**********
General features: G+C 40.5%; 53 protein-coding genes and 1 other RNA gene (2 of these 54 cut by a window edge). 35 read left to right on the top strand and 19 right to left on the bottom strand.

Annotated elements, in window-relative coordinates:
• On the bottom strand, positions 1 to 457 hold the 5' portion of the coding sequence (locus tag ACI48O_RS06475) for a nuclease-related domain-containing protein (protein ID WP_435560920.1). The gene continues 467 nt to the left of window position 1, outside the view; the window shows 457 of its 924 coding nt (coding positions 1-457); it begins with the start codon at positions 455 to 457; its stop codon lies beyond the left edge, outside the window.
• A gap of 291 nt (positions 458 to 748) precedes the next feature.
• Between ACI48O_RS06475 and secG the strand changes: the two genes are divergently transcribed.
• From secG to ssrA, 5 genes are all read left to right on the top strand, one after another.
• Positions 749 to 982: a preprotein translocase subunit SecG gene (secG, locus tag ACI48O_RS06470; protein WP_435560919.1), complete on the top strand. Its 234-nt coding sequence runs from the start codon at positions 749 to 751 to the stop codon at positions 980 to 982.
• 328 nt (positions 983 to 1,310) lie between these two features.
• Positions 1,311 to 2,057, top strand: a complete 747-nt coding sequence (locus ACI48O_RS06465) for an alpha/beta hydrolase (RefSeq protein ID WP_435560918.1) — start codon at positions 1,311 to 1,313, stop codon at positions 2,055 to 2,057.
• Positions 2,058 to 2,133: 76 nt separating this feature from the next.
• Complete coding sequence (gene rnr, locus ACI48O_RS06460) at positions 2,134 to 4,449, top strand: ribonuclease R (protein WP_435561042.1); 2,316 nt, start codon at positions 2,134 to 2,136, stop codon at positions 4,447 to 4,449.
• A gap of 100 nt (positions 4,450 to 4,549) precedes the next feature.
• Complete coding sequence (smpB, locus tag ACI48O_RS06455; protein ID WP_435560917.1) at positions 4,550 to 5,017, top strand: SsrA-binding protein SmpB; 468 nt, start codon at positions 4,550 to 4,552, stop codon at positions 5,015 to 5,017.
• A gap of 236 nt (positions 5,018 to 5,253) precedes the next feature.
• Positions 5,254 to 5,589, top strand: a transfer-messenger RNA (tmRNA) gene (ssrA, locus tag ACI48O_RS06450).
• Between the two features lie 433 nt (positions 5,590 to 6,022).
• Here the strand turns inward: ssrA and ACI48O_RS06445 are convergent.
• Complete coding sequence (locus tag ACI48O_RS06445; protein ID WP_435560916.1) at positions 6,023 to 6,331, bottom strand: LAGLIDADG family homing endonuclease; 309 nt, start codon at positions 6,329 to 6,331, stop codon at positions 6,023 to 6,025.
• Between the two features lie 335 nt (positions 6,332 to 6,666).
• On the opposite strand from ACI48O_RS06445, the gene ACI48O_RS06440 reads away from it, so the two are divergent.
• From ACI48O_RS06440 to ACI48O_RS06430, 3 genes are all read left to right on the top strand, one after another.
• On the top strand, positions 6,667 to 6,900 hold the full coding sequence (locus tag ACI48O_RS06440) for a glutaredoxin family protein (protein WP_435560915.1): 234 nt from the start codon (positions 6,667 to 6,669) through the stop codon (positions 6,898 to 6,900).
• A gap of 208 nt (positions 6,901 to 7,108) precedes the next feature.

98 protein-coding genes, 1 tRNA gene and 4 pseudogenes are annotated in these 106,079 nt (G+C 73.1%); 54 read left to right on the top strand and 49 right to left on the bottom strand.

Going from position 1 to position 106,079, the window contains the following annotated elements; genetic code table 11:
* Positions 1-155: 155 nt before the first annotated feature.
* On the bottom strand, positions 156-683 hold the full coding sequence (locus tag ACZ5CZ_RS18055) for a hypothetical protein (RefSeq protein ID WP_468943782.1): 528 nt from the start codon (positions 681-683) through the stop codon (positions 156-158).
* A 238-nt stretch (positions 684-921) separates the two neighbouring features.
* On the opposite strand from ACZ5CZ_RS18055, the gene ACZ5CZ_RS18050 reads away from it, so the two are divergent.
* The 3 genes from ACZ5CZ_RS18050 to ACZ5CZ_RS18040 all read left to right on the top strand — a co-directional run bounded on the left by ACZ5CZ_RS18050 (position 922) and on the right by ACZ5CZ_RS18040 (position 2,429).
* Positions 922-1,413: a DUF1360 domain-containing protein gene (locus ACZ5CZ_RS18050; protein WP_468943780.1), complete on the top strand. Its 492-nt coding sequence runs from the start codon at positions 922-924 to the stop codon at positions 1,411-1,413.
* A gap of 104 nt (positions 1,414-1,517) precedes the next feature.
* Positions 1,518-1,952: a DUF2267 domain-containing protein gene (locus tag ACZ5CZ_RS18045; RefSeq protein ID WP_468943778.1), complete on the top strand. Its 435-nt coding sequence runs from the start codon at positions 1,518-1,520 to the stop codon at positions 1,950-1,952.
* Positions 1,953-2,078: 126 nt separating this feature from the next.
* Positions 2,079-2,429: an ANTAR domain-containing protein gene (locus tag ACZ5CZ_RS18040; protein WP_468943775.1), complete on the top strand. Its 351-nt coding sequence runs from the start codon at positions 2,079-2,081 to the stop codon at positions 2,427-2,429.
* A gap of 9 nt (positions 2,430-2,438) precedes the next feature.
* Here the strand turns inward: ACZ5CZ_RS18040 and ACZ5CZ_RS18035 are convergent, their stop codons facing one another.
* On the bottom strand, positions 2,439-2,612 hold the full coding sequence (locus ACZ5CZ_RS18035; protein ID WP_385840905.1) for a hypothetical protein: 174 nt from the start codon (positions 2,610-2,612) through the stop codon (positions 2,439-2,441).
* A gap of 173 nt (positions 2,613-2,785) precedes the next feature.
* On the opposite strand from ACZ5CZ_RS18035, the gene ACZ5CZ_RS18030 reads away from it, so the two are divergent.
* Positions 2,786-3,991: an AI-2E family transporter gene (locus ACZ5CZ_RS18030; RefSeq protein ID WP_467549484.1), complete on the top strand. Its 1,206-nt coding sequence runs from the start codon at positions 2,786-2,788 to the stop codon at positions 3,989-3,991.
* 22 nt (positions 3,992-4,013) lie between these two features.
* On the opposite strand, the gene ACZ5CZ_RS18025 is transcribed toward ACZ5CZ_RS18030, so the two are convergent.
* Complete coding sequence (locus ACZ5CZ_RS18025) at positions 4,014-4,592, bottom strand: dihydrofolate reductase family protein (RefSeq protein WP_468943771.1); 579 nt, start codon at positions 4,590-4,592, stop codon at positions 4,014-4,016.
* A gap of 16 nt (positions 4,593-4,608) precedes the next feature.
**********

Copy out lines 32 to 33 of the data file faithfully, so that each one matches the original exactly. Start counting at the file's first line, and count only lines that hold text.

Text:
* A gap of 104 nt (positions 1,414-1,517) precedes the next feature.
* Positions 1,518-1,952: a DUF2267 domain-containing protein gene (locus tag ACZ5CZ_RS18045; RefSeq protein ID WP_468943778.1), complete on the top strand. Its 435-nt coding sequence runs from the start codon at positions 1,518-1,520 to the stop codon at positions 1,950-1,952.